The mother of an autistic teenage girl from Leicester says she believes more community awareness is needed for people to better understand the condition.
Pam Malhi, from Oadby says she regularly has to deal with stigma and stares, and wants to educate others about the disability.
It comes as a new report by the National Austistic Society suggests there is not enough support for parents from Asian, black and ethnic minority communities. Nancy Cole reports.
A report by the National Autistic Society has found that Black, Asian and other ethnic minorities need to be more aware of the condition.Read the full story ›
A personal view from Pam Malhi whose 18-year-old daughter Aaisha has Autism.Read the full story ›
A new report by the National Autistic Society claims there's a 'shame and blame' culture for BME families living with autism.Read the full story ›
A mother from Leicester says she supports a new report by the National Autistic Society which says more awareness about autism is needed in the Asian community.
Pam Malhi says her daughter Aaisha regularly has to deal with stigma and stares and she wants to educate others about the disability.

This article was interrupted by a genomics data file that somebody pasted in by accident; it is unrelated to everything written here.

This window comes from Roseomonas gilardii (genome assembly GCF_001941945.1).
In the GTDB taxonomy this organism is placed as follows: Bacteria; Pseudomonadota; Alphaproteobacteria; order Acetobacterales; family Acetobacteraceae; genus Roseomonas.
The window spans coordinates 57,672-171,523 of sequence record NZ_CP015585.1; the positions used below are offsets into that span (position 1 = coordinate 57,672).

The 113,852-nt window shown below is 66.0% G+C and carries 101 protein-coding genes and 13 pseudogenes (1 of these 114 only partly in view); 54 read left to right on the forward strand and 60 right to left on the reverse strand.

Two brothers who settled in Derby after fleeing from Syria are looking forward to a bright future after achieving top A-level grades.Read the full story ›
Nottingham Trent University has been left embarrassed after prospective students were told they had not achieved their expected grades yesterday - a day before A-level results day.
The university sent out 30 emails telling applicants they had got a place despite not getting their predicted results.
In a statement, the university said:
The issue was identified and resolved very quickly. The emails, which did not disclose any results, were to offer applicants a place on a similar but alternative course.
Students at Nene Park Academy in Peterborough have today been collecting their A-levels results. They told ITV News Anglia how they got on and what their plans are for the future.
A former soldier who lost both of his legs in an explosion in Afghanistan is celebrating after receiving his A-Level results.
Pa Njie, who lives in Birmingham, will now be the first in his family to go to university.
The 24-year-old underwent rehab at Birmingham's Queen Elizabeth Hospital after stepping on an IED while on patrol in Helmand Province in 2010.
He achieved an A* & C grade and will now study business at Aston University.
I am delighted with my results this morning, as I was determined to get the grades I needed to go on and read business at university. It’s nice to see all my hard work over the past couple of years finally pay off.
Loughborough University's Vice Chancellor, Robert Allison, has been speaking to prospective students and their mothers on the phone.
Thousands of students across the Midlands are today receiving their A-Level results.